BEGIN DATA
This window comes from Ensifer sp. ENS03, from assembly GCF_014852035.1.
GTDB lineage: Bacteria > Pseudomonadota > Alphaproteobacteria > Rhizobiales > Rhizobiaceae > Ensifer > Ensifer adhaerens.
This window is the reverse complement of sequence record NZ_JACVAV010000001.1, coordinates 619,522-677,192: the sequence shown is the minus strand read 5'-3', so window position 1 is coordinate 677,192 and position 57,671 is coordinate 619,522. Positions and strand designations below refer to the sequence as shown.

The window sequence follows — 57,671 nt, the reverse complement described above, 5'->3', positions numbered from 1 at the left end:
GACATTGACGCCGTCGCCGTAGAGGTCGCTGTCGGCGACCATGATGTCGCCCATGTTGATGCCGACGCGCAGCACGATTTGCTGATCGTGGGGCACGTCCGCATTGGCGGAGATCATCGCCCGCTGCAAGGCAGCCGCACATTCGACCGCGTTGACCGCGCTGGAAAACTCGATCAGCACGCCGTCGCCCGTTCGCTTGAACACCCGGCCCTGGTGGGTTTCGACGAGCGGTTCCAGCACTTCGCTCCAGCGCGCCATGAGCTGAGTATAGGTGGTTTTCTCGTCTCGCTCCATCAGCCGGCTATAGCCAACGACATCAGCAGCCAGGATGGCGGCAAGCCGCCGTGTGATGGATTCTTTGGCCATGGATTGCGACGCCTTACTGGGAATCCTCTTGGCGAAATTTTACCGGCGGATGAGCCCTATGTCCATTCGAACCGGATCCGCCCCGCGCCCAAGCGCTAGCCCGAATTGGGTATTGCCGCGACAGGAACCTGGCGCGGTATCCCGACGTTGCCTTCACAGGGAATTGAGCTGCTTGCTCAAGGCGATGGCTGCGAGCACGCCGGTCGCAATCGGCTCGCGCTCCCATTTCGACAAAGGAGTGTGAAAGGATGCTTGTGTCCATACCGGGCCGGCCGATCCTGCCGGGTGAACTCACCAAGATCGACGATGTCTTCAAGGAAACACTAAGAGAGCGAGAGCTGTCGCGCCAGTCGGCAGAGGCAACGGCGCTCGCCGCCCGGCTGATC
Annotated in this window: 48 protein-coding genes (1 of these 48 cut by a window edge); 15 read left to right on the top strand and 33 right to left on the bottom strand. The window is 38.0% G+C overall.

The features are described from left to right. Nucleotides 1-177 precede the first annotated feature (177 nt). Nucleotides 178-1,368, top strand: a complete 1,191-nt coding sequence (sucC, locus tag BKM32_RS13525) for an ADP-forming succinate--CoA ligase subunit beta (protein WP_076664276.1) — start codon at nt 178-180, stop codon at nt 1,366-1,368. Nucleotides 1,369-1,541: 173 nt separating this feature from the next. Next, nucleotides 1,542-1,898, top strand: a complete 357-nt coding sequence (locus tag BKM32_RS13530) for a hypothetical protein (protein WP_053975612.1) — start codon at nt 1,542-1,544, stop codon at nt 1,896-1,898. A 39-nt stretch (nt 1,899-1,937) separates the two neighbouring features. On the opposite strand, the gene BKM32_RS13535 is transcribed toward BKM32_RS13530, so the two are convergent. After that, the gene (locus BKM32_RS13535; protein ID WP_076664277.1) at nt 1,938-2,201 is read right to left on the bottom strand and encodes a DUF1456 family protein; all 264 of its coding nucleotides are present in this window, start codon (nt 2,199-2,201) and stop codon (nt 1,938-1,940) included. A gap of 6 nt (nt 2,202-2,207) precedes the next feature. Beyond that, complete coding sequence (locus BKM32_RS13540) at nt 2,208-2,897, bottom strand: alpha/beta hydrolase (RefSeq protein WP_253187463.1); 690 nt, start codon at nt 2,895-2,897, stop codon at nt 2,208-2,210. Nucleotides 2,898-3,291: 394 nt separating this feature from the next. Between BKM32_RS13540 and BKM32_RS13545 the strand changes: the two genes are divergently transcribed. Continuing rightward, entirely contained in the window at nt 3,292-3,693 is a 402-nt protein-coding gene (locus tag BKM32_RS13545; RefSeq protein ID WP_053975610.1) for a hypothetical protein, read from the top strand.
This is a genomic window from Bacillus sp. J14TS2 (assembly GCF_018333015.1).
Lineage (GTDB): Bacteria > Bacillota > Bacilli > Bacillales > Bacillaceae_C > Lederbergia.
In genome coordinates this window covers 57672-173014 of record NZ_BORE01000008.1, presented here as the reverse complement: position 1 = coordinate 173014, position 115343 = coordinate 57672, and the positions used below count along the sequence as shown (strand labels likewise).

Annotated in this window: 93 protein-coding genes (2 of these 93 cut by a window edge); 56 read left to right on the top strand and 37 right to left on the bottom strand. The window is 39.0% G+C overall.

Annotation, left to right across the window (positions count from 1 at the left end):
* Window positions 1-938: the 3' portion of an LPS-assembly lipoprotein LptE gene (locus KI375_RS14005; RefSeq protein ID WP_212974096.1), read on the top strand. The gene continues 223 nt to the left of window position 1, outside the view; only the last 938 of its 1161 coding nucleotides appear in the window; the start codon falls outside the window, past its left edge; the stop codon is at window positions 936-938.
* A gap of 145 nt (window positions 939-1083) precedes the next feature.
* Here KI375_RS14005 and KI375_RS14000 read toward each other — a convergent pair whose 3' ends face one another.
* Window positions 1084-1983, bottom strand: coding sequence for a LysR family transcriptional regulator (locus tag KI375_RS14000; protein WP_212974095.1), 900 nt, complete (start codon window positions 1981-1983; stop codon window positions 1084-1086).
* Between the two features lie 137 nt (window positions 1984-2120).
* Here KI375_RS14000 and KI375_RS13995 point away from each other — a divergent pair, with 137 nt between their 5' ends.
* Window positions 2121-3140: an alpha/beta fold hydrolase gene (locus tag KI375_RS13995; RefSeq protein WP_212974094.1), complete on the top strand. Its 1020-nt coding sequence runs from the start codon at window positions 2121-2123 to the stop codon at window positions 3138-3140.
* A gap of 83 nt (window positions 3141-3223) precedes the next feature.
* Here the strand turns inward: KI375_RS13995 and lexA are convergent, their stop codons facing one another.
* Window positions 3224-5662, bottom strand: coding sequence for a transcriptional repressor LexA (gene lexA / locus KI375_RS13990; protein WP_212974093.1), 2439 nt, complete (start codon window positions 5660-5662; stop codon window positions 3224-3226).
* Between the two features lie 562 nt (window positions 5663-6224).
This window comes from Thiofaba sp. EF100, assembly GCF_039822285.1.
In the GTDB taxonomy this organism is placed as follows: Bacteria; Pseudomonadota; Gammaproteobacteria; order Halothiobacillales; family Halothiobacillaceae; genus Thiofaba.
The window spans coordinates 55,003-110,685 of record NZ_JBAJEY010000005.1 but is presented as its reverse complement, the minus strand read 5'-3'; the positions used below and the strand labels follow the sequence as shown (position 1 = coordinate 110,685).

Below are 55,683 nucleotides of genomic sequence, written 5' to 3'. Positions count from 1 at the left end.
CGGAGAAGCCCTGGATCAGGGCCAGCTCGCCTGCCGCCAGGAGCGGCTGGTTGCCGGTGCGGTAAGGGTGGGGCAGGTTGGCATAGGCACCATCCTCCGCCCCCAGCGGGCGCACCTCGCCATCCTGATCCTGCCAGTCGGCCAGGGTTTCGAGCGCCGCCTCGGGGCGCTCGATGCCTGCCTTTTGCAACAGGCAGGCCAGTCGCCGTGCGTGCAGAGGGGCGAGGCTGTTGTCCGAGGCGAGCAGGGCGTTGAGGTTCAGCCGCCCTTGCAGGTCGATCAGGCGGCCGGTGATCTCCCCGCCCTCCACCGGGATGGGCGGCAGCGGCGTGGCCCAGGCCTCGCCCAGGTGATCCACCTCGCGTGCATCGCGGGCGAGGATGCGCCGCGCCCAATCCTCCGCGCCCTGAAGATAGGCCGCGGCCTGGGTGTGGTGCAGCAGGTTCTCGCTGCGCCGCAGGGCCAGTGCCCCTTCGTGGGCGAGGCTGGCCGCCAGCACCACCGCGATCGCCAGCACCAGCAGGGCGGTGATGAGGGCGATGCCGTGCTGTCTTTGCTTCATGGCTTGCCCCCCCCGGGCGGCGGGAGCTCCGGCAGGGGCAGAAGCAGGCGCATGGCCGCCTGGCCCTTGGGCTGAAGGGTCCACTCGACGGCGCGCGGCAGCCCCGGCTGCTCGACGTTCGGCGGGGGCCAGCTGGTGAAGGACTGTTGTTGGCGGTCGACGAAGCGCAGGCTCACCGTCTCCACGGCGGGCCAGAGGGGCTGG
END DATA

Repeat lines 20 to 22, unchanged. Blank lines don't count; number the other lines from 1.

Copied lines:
* A gap of 83 nt (window positions 3141-3223) precedes the next feature.
* Here the strand turns inward: KI375_RS13995 and lexA are convergent, their stop codons facing one another.
* Window positions 3224-5662, bottom strand: coding sequence for a transcriptional repressor LexA (gene lexA / locus KI375_RS13990; protein WP_212974093.1), 2439 nt, complete (start codon window positions 5660-5662; stop codon window positions 3224-3226).